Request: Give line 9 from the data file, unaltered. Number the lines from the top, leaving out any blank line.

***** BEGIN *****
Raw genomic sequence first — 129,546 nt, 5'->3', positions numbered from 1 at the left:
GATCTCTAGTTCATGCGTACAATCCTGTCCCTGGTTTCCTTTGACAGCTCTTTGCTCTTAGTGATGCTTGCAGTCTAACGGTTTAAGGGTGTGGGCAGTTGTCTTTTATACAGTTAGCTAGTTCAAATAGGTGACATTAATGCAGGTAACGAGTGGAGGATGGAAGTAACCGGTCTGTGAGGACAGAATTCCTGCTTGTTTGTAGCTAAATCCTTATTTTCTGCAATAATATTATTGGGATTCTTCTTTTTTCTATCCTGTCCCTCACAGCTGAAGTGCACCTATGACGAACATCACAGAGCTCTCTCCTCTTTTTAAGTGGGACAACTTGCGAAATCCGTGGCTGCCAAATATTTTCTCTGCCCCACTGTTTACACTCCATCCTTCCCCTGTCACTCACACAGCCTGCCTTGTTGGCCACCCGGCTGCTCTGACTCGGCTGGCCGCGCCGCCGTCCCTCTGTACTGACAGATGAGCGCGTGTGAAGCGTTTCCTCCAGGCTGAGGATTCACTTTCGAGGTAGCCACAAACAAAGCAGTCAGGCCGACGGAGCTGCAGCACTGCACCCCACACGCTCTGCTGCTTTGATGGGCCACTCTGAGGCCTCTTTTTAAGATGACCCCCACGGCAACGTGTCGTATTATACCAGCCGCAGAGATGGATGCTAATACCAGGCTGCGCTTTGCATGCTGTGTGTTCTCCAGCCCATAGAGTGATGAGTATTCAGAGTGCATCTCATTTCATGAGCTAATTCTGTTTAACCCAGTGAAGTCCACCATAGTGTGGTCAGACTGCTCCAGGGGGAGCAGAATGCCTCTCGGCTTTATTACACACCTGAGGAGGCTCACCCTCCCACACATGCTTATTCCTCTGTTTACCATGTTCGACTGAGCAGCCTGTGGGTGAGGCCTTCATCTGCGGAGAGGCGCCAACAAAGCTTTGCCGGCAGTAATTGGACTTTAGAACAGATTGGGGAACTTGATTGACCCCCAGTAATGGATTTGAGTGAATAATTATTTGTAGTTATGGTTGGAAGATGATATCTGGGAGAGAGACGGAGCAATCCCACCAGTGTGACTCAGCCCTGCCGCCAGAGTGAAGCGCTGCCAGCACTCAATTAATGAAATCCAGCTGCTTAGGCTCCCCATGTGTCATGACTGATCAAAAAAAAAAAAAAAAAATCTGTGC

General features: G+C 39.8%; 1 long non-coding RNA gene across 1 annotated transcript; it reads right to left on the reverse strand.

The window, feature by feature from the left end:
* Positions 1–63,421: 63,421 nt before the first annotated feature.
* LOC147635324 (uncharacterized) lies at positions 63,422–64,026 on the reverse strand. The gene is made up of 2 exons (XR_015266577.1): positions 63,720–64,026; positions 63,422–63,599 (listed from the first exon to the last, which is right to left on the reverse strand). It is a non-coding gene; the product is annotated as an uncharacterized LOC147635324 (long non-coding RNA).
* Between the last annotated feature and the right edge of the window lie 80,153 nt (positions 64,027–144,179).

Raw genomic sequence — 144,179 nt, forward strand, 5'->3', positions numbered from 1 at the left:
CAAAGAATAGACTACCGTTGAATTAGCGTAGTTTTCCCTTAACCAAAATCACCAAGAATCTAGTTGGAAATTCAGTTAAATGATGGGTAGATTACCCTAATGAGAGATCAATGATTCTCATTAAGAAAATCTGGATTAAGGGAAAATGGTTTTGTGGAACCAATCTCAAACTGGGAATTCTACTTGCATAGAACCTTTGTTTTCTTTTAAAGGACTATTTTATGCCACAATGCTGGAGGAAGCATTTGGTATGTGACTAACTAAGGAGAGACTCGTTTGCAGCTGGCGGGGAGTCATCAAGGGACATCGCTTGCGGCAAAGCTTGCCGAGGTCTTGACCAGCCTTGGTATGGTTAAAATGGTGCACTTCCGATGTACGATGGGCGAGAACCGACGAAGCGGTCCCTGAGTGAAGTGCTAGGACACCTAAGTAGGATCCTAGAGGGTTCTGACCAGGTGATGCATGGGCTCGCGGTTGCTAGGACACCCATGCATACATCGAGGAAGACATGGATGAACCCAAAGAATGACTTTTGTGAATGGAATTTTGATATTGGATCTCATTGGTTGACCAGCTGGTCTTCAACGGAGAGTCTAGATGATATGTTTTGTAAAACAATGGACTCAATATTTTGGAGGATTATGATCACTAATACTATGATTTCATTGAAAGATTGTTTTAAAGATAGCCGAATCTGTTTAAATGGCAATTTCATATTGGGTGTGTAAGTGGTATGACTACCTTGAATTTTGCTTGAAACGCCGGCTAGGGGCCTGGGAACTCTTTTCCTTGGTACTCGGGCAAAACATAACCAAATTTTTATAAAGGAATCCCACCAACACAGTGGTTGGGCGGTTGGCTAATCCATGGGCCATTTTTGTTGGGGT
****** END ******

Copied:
CAAAGAATAGACTACCGTTGAATTAGCGTAGTTTTCCCTTAACCAAAATCACCAAGAATCTAGTTGGAAATTCAGTTAAATGATGGGTAGATTACCCTAATGAGAGATCAATGATTCTCATTAAGAAAATCTGGATTAAGGGAAAATGGTTTTGTGGAACCAATCTCAAACTGGGAATTCTACTTGCATAGAACCTTTGTTTTCTTTTAAAGGACTATTTTATGCCACAATGCTGGAGGAAGCATTTGGTATGTGACTAACTAAGGAGAGACTCGTTTGCAGCTGGCGGGGAGTCATCAAGGGACATCGCTTGCGGCAAAGCTTGCCGAGGTCTTGACCAGCCTTGGTATGGTTAAAATGGTGCACTTCCGATGTACGATGGGCGAGAACCGACGAAGCGGTCCCTGAGTGAAGTGCTAGGACACCTAAGTAGGATCCTAGAGGGTTCTGACCAGGTGATGCATGGGCTCGCGGTTGCTAGGACACCCATGCATACATCGAGGAAGACATGGATGAACCCAAAGAATGACTTTTGTGAATGGAATTTTGATATTGGATCTCATTGGTTGACCAGCTGGTCTTCAACGGAGAGTCTAGATGATATGTTTTGTAAAACAATGGACTCAATATTTTGGAGGATTATGATCACTAATACTATGATTTCATTGAAAGATTGTTTTAAAGATAGCCGAATCTGTTTAAATGGCAATTTCATATTGGGTGTGTAAGTGGTATGACTACCTTGAATTTTGCTTGAAACGCCGGCTAGGGGCCTGGGAACTCTTTTCCTTGGTACTCGGGCAAAACATAACCAAATTTTTATAAAGGAATCCCACCAACACAGTGGTTGGGCGGTTGGCTAATCCATGGGCCATTTTTGTTGGGGT